WV Chapter Statement on Transfer of Pleasants Power Plant

CCA WV State Chapter’s


9/12/17 Public Hearing by the Public Service Commission

The Catholic Committee of Appalachia protests the transfer of the Pleasants Power Plant from First Energy to its subsidiaries, MonPower and Potomac Edison.  As Catholics, our faith calls us to promoting the Common Good, a Preferential Option for the Poor and Vulnerable, and ensuring Care for all Life.

The supply and demand for energy in West Virginia has shifted; coal is no longer king, and the open energy market, within which FirstEnergy operates, reflects this: electricity costs are steady, thanks to a plentiful supply of natural gas and renewables.  It is in this climate that FirstEnergy seeks to offload its increasing expensive coal-fired Pleasants Plant to the regulated MonPower and Potomac Edison markets.  This would force consumers to pay the costs for electricity from the $150/KW Pleasants Plant, when regional plants’ energy is selling for $64-$108/kW.  The nature of the regulated market is such that rich and poor alike pay the same for electricity.  Given the current and projected competitive prices of natural gas and renewables, coal is not the cheap option it used to be.  Thus, it is not only foolhardy to purchase this coal-fired power plant, it is immoral, damaging our atmosphere with increased carbon emissions, and passing projected costs above open market value for coal-generated electricity onto consumers, many of whom are struggling to make ends meet as it is.  Further, the Pleasants Plant is currently only operating at 75% capacity.  If demand fails to increase at the rates FirstEnergy is projecting, net losses are inevitable.  In the regulated MonPower and Potomac Edison utilities, these losses would be passed on to every household; experts project the cost to be $800 per household.  Meanwhile, FirstEnergy stockholders would have pocketed the cash from the sale of the Pleasants Plant to MonPower and Potomac Edison, its subsidiaries.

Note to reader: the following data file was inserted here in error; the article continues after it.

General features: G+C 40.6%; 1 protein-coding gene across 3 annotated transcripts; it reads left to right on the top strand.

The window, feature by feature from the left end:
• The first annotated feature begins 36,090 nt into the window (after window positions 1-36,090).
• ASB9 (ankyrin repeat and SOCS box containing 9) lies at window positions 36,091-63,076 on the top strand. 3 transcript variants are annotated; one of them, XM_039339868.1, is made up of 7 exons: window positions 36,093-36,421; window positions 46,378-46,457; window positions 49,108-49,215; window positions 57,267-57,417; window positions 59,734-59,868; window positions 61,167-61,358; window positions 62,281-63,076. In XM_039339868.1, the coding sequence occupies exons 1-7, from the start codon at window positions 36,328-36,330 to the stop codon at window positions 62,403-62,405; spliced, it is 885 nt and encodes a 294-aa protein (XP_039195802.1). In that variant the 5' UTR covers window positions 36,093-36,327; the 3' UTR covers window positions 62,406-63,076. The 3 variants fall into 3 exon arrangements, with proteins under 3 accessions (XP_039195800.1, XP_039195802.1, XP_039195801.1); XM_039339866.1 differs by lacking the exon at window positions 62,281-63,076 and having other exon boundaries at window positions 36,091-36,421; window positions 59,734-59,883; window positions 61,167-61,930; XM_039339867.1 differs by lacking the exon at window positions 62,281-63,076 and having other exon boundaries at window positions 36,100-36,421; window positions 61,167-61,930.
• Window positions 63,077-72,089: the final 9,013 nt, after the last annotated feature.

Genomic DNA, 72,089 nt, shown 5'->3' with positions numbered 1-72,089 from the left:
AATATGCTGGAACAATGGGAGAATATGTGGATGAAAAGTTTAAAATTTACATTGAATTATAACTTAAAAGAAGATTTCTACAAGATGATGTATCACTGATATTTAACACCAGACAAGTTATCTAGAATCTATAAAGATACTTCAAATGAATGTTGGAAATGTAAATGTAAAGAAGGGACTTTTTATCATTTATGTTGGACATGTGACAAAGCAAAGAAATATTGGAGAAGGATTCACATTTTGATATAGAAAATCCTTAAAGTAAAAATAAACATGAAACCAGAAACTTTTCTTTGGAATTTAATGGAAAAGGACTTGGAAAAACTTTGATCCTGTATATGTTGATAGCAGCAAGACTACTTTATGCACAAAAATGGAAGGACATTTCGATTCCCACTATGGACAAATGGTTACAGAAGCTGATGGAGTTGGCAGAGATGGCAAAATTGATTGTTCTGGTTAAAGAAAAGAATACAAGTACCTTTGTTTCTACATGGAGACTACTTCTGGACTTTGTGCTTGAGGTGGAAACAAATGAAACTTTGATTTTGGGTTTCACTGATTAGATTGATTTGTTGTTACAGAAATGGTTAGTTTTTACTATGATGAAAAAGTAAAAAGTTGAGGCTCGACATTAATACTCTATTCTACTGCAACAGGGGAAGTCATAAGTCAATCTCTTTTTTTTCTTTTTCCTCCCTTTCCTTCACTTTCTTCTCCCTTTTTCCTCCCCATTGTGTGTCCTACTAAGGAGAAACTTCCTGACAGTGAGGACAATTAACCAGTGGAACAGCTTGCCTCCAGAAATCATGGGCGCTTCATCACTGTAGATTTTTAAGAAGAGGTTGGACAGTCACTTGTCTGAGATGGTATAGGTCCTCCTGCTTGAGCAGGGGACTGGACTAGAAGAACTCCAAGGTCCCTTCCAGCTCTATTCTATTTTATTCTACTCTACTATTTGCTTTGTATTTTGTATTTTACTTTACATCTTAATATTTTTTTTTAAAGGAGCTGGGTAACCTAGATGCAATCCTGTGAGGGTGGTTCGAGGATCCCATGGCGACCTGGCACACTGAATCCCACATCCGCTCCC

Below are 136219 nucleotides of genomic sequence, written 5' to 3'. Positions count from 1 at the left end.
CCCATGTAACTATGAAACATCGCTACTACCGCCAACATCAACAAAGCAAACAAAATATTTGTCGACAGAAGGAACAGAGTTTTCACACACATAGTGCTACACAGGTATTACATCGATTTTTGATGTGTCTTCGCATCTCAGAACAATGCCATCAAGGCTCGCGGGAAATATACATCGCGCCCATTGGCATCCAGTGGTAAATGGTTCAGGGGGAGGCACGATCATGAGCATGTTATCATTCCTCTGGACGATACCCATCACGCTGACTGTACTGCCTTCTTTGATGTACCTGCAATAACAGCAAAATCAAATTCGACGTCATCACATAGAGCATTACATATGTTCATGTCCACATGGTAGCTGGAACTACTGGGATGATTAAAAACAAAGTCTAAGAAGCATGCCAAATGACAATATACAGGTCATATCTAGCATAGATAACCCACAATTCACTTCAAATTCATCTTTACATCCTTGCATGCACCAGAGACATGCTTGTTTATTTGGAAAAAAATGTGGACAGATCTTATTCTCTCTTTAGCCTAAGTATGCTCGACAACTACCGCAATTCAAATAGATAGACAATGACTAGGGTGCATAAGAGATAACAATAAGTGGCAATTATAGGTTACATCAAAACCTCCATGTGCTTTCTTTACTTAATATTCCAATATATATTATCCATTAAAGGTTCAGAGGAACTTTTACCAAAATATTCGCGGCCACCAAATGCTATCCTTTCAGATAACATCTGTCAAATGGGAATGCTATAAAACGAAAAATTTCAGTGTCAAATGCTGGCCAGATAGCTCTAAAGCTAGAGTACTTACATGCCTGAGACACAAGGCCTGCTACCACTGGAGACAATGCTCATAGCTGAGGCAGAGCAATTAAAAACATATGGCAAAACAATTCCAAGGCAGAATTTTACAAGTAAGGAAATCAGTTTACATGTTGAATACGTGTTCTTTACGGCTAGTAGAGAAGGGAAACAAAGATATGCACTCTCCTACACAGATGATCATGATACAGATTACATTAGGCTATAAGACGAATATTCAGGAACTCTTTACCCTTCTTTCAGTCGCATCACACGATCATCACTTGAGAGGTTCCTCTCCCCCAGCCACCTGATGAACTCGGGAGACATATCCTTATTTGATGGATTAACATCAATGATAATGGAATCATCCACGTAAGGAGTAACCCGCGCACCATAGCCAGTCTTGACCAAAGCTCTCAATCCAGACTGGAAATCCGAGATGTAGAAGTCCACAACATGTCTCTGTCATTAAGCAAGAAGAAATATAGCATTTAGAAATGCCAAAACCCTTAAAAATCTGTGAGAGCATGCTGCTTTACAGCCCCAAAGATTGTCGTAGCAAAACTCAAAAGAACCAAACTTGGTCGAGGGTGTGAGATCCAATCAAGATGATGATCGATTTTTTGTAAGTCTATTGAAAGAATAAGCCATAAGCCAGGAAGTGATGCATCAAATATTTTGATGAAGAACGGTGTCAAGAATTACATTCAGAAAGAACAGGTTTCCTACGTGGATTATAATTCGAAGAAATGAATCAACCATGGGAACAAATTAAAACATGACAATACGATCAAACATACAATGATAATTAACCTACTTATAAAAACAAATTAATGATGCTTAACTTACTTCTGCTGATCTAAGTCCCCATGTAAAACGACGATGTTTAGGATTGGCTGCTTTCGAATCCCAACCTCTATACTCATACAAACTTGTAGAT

Our values of Preferential Option for the Poor and Vulnerable and promoting the Common Good mean supporting West Virginians who are struggling the most; not the greed of corporate shareholders.  Jesus abhorred the greed of the moneychangers in the temple; we abhor the greed of the FirstEnergy stockholders and call for the Public Service Commission to promote the Common Good of all and protect our environment by rejecting the purchase of the Pleasants Power Plant by MonPower and Potomac Edison.

-WV State Chapter of the Catholic Committee of Appalachia

Comments are closed.